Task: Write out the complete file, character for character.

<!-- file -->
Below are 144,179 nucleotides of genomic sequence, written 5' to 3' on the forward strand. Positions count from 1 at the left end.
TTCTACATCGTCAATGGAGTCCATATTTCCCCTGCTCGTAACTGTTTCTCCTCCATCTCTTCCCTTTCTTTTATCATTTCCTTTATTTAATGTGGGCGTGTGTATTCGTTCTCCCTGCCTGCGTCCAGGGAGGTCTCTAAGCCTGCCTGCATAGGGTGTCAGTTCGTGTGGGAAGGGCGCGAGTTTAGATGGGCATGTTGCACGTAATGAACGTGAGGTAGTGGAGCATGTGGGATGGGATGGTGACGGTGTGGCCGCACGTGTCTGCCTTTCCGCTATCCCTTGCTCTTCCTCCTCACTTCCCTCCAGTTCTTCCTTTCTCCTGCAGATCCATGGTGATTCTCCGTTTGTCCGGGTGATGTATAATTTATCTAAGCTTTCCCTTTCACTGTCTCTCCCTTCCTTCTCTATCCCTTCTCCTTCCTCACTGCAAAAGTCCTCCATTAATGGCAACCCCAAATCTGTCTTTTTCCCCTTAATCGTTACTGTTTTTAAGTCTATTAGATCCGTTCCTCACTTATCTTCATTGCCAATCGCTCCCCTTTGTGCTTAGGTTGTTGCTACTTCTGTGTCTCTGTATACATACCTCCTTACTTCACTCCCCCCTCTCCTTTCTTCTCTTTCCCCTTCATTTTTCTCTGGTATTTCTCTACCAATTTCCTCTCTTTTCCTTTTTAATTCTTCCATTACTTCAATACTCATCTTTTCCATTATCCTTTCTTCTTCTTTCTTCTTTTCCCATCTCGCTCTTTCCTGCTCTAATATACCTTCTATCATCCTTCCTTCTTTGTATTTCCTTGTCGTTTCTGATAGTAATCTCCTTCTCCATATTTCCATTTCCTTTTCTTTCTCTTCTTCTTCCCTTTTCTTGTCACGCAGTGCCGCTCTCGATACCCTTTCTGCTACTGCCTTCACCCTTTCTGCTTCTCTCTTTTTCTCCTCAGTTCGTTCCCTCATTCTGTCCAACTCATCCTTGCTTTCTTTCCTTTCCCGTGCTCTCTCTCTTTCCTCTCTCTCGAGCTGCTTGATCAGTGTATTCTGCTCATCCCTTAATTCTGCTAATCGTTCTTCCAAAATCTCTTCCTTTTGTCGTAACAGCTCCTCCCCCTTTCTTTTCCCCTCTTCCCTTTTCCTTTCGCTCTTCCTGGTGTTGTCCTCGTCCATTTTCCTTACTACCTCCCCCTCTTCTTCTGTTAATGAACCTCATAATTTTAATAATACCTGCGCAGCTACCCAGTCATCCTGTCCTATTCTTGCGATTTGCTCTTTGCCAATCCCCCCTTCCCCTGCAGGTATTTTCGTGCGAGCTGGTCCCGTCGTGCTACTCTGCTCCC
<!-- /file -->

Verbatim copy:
Below are 144,179 nucleotides of genomic sequence, written 5' to 3' on the forward strand. Positions count from 1 at the left end.
TTCTACATCGTCAATGGAGTCCATATTTCCCCTGCTCGTAACTGTTTCTCCTCCATCTCTTCCCTTTCTTTTATCATTTCCTTTATTTAATGTGGGCGTGTGTATTCGTTCTCCCTGCCTGCGTCCAGGGAGGTCTCTAAGCCTGCCTGCATAGGGTGTCAGTTCGTGTGGGAAGGGCGCGAGTTTAGATGGGCATGTTGCACGTAATGAACGTGAGGTAGTGGAGCATGTGGGATGGGATGGTGACGGTGTGGCCGCACGTGTCTGCCTTTCCGCTATCCCTTGCTCTTCCTCCTCACTTCCCTCCAGTTCTTCCTTTCTCCTGCAGATCCATGGTGATTCTCCGTTTGTCCGGGTGATGTATAATTTATCTAAGCTTTCCCTTTCACTGTCTCTCCCTTCCTTCTCTATCCCTTCTCCTTCCTCACTGCAAAAGTCCTCCATTAATGGCAACCCCAAATCTGTCTTTTTCCCCTTAATCGTTACTGTTTTTAAGTCTATTAGATCCGTTCCTCACTTATCTTCATTGCCAATCGCTCCCCTTTGTGCTTAGGTTGTTGCTACTTCTGTGTCTCTGTATACATACCTCCTTACTTCACTCCCCCCTCTCCTTTCTTCTCTTTCCCCTTCATTTTTCTCTGGTATTTCTCTACCAATTTCCTCTCTTTTCCTTTTTAATTCTTCCATTACTTCAATACTCATCTTTTCCATTATCCTTTCTTCTTCTTTCTTCTTTTCCCATCTCGCTCTTTCCTGCTCTAATATACCTTCTATCATCCTTCCTTCTTTGTATTTCCTTGTCGTTTCTGATAGTAATCTCCTTCTCCATATTTCCATTTCCTTTTCTTTCTCTTCTTCTTCCCTTTTCTTGTCACGCAGTGCCGCTCTCGATACCCTTTCTGCTACTGCCTTCACCCTTTCTGCTTCTCTCTTTTTCTCCTCAGTTCGTTCCCTCATTCTGTCCAACTCATCCTTGCTTTCTTTCCTTTCCCGTGCTCTCTCTCTTTCCTCTCTCTCGAGCTGCTTGATCAGTGTATTCTGCTCATCCCTTAATTCTGCTAATCGTTCTTCCAAAATCTCTTCCTTTTGTCGTAACAGCTCCTCCCCCTTTCTTTTCCCCTCTTCCCTTTTCCTTTCGCTCTTCCTGGTGTTGTCCTCGTCCATTTTCCTTACTACCTCCCCCTCTTCTTCTGTTAATGAACCTCATAATTTTAATAATACCTGCGCAGCTACCCAGTCATCCTGTCCTATTCTTGCGATTTGCTCTTTGCCAATCCCCCCTTCCCCTGCAGGTATTTTCGTGCGAGCTGGTCCCGTCGTGCTACTCTGCTCCC